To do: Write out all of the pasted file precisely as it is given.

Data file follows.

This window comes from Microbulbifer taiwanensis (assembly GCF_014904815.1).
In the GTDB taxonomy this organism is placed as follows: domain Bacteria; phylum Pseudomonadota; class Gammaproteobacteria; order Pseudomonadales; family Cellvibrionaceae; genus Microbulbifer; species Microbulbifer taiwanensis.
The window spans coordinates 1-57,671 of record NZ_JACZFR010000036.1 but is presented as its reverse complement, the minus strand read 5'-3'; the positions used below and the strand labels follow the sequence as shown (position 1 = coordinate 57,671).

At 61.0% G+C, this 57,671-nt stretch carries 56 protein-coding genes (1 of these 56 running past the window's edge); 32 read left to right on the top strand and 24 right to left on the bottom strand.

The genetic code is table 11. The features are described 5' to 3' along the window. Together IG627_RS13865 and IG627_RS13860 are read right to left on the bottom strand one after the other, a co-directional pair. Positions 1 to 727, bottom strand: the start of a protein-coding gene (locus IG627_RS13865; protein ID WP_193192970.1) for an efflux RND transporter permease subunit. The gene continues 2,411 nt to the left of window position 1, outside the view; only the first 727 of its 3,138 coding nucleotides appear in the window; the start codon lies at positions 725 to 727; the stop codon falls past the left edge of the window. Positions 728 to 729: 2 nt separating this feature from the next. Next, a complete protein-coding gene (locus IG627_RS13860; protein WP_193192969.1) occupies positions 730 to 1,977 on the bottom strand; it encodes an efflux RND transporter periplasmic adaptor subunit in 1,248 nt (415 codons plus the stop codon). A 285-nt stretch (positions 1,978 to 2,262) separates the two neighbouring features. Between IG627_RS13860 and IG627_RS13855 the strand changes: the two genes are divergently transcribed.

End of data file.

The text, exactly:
This window comes from Microbulbifer taiwanensis (assembly GCF_014904815.1).
In the GTDB taxonomy this organism is placed as follows: domain Bacteria; phylum Pseudomonadota; class Gammaproteobacteria; order Pseudomonadales; family Cellvibrionaceae; genus Microbulbifer; species Microbulbifer taiwanensis.
The window spans coordinates 1-57,671 of record NZ_JACZFR010000036.1 but is presented as its reverse complement, the minus strand read 5'-3'; the positions used below and the strand labels follow the sequence as shown (position 1 = coordinate 57,671).

At 61.0% G+C, this 57,671-nt stretch carries 56 protein-coding genes (1 of these 56 running past the window's edge); 32 read left to right on the top strand and 24 right to left on the bottom strand.

The genetic code is table 11. The features are described 5' to 3' along the window. Together IG627_RS13865 and IG627_RS13860 are read right to left on the bottom strand one after the other, a co-directional pair. Positions 1 to 727, bottom strand: the start of a protein-coding gene (locus IG627_RS13865; protein ID WP_193192970.1) for an efflux RND transporter permease subunit. The gene continues 2,411 nt to the left of window position 1, outside the view; only the first 727 of its 3,138 coding nucleotides appear in the window; the start codon lies at positions 725 to 727; the stop codon falls past the left edge of the window. Positions 728 to 729: 2 nt separating this feature from the next. Next, a complete protein-coding gene (locus IG627_RS13860; protein WP_193192969.1) occupies positions 730 to 1,977 on the bottom strand; it encodes an efflux RND transporter periplasmic adaptor subunit in 1,248 nt (415 codons plus the stop codon). A 285-nt stretch (positions 1,978 to 2,262) separates the two neighbouring features. Between IG627_RS13860 and IG627_RS13855 the strand changes: the two genes are divergently transcribed.